The Happily Ever After of Sustainable Businesses (I) - Introduction
Today we are going to talk about the opportunities in sustainable businesses.
We’ve all heard about the truth in Cinderella’s story. Contrary to the animated version, the Grimm brothers original version had the two stepsisters lose a toe and a heel to fit into the glass shoe. The blood-stained glass shoe didn’t fool the prince.
How do we make money out of being a sustainable company and become the Cinderella? The rightful owner of those glass pumps and the palace. It’s something that doesn’t really line up with the image of having sustainability discussions, especially when we talk about profit and not funding. How do we make money by running a sustainable business almost sounds like something too ugly to talk about.
The truth is, to be able to make changes to the fundamental way consumers consume goods in the future, companies that invest in sustainability efforts need to be profitable in the first place. If these companies are not financially sustainable, how can they make sure that the future generations can benefit from the efforts they have made towards sustainability and continue providing consumers with better choices? This was one of the reasons why we founded Myth, to unseal the unspoken subject of making small and medium sized businesses that do good, financially sustainable.
We will start with two topics where I believe companies are not taking full advantage of yet. We will discuss how to interpret the consumer and investor expectations of companies in the recent years, and the readiness of consumers when it comes to the hot topic of the circular economy, and what are the opportunities there.
I started with the metaphor of the glass shoe because today consumers do not just look at how pretty the shoe is on your feet, but what is inside it. There are companies that cut corners to greenwash, or make false claims taking advantage of the ambiguity in many definitions of sustainability. Sooner or later, consumers will see the missing toe and heel. By then, the jewels in the palace with breakfast in bed every day will be close to impossible.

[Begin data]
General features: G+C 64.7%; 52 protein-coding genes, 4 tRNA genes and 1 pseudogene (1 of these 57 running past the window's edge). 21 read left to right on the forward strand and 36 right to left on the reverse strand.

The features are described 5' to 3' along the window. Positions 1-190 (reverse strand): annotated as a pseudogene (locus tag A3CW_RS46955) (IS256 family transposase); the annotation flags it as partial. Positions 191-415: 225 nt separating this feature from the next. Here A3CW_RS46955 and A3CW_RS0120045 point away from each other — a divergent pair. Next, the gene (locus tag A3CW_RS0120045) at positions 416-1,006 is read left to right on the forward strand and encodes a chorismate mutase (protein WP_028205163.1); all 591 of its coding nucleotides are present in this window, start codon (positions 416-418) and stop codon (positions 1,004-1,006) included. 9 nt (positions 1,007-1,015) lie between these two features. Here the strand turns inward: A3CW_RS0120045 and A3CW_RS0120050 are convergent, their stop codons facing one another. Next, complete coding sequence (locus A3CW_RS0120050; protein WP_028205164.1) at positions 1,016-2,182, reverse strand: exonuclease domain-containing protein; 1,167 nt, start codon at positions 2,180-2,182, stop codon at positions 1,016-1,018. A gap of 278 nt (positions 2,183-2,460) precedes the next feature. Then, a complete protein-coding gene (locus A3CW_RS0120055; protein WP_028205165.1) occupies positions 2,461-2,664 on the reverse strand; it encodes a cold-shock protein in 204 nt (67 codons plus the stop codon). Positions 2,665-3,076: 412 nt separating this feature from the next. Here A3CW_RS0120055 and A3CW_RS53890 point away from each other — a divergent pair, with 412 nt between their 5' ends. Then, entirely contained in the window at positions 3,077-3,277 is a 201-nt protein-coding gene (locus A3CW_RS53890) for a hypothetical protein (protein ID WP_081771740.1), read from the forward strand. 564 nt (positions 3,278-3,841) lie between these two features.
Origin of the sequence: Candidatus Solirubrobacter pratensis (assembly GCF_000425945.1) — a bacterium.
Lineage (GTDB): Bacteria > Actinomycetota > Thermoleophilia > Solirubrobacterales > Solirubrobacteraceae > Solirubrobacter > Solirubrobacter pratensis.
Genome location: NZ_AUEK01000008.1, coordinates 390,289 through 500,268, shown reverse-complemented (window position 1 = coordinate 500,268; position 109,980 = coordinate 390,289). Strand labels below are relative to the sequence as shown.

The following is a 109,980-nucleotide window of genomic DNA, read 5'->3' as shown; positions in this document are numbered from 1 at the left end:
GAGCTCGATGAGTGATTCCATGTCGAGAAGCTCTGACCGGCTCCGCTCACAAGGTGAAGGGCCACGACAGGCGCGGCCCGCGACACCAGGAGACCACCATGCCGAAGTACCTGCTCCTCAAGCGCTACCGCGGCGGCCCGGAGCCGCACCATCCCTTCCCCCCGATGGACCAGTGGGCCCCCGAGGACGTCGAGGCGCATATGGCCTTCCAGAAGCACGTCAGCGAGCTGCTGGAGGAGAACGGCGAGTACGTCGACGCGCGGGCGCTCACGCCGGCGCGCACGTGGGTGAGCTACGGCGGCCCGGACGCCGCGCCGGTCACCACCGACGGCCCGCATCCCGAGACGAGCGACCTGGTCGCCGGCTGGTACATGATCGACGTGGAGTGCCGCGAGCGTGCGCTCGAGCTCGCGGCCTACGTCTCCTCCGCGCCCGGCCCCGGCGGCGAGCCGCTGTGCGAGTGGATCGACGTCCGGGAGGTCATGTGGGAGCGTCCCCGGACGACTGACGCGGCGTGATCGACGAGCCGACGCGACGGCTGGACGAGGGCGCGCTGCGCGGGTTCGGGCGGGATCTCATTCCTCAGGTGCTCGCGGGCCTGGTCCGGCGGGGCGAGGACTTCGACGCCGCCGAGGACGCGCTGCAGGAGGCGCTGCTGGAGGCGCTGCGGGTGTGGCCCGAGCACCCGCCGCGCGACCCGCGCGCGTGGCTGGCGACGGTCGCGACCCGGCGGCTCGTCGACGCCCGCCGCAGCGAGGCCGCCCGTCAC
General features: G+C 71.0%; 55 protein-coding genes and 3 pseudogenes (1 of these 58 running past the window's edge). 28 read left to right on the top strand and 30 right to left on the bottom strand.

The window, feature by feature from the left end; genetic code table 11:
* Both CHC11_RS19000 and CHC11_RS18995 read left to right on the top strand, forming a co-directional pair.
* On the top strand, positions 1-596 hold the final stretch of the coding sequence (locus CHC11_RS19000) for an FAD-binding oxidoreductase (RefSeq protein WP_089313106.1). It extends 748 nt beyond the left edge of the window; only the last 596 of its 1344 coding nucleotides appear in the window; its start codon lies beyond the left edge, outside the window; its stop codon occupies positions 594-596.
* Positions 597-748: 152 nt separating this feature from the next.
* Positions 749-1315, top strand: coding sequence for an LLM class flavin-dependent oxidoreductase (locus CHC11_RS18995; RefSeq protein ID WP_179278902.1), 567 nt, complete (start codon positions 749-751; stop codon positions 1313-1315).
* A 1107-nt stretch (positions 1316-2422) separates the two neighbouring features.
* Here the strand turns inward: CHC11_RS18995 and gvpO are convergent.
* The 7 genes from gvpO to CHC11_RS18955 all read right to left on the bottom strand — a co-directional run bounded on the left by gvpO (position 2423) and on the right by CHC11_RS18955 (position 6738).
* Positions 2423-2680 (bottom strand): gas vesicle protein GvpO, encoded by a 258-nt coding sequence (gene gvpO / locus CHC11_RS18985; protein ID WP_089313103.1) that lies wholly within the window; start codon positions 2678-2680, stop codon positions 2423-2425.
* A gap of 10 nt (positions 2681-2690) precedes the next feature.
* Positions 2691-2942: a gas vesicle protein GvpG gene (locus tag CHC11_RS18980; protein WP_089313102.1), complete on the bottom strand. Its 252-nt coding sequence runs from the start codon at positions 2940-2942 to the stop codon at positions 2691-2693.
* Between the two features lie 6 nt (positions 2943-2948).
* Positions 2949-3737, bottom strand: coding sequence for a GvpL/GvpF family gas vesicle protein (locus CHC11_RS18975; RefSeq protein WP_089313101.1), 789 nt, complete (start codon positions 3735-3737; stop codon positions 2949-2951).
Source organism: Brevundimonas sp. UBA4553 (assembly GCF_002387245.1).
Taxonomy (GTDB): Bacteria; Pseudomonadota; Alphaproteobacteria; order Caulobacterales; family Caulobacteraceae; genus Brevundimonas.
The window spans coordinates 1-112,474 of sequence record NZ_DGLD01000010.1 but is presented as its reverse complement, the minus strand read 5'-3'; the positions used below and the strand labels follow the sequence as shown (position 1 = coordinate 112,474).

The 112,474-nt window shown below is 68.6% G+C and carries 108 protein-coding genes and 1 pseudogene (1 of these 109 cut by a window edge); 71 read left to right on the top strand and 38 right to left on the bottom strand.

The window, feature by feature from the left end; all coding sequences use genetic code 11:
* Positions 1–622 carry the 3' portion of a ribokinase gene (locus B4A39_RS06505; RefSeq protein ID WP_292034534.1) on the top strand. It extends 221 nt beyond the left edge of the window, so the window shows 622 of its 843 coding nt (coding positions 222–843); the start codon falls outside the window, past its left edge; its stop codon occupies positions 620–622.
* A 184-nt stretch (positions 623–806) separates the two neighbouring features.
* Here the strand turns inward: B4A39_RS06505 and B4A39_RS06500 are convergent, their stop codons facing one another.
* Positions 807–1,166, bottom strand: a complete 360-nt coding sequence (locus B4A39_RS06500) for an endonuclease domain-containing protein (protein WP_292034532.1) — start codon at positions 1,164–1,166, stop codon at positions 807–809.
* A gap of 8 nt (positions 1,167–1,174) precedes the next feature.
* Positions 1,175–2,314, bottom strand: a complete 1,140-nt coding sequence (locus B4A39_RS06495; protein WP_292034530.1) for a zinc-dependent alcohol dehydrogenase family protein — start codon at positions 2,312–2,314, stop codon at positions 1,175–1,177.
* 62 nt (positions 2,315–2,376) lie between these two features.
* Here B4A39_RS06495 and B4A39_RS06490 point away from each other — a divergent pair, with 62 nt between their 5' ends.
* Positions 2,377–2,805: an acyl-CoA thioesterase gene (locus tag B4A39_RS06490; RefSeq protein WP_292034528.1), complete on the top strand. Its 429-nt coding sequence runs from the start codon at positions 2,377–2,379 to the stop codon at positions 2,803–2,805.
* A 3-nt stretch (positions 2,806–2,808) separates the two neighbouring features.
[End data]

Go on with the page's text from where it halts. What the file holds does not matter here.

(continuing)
Even if they made it there, how is one going to walk properly in the palace in shoes that don’t fit them anyway? The foundation of being a profitable sustainable business is to cease the right opportunities like Cinderella, to be able to try those shoes on in the first place.
“The good into the pot, the bad into the crop”
Cinderella, Brothers Grimm
There is an interesting article on Forbes published at the end of 2018 asking consumers across the UK and US whether they think that brands make it easier for them to be environmentally friendly and ethical in their daily life. Surprisingly enough, 43% of them believed that the brands made their life to being a greenie or an ethical person harder!
I’d love to argue that this is a very irresponsible response because there are so many sustainable and ethical choices out there, and it is the consumer’s responsibility to make the right choice. But the hard-cold reality is that humans are lazy, and we often opt for the most convenient option up for grabs. This means, pick the cheapest on the shelf, when in doubt go for a brand that everyone knows, buy everything from the same place without questioning about each item…you name it.
Funnily enough in the same year, Accenture published the results of their study on the consumers expectations on companies and 62% of their surveyed consumers in the US “support companies whose brand purpose aligns with their beliefs, and they reject those that don’t, with one in five walking away forever.”
Are our consumers bipolar or what? Well, you and I are consumers, too. Have you ever been guilty of the convenience? Because, come on, we have more important things to do than spending an hour comparing the most ecological and sustainably produced toothpaste for sure. (Excuses, excuses)
Fast forward two years, one of the quotes from the key outcomes of the EU Green Week 2020 rightfully summarizes that despite what consumers tell us through these surveys, there is still work to do, and there is a clear opportunity out there for us:
“People make decisions based on price, accessibility, well-being and trends – and don’t respond well to guilt, fear, or contributing to the greater good. We need evidence based, positive and global narratives about living in the world of tomorrow as well as actionable information on what we can do. Governments and businesses play a huge role to make sustainable living THE default option.”
Garette Clark, UNEP
Summarizing the various arguments, there is a clear expectation from consumers that give sustainable and socially responsible businesses a strong competitive advantage. The big “IF” is if we could be invited to go and try out the glass slipper in the first place, i.e. make it oh so easy for the consumer to consider the more responsible options.
In reality the prince ISN’T going to knock on every maiden’s door, that happens only in fairytales. We must evolve to become the choice of the consumer, by understanding the basic behavior.
How about the eventual investors? They want to invest in brands that have potential in creating competitive advantages in the market, but they need to be shown how this can be materialized.
So how are we going to live happily ever after? We’ll continue exploring this in the next posts.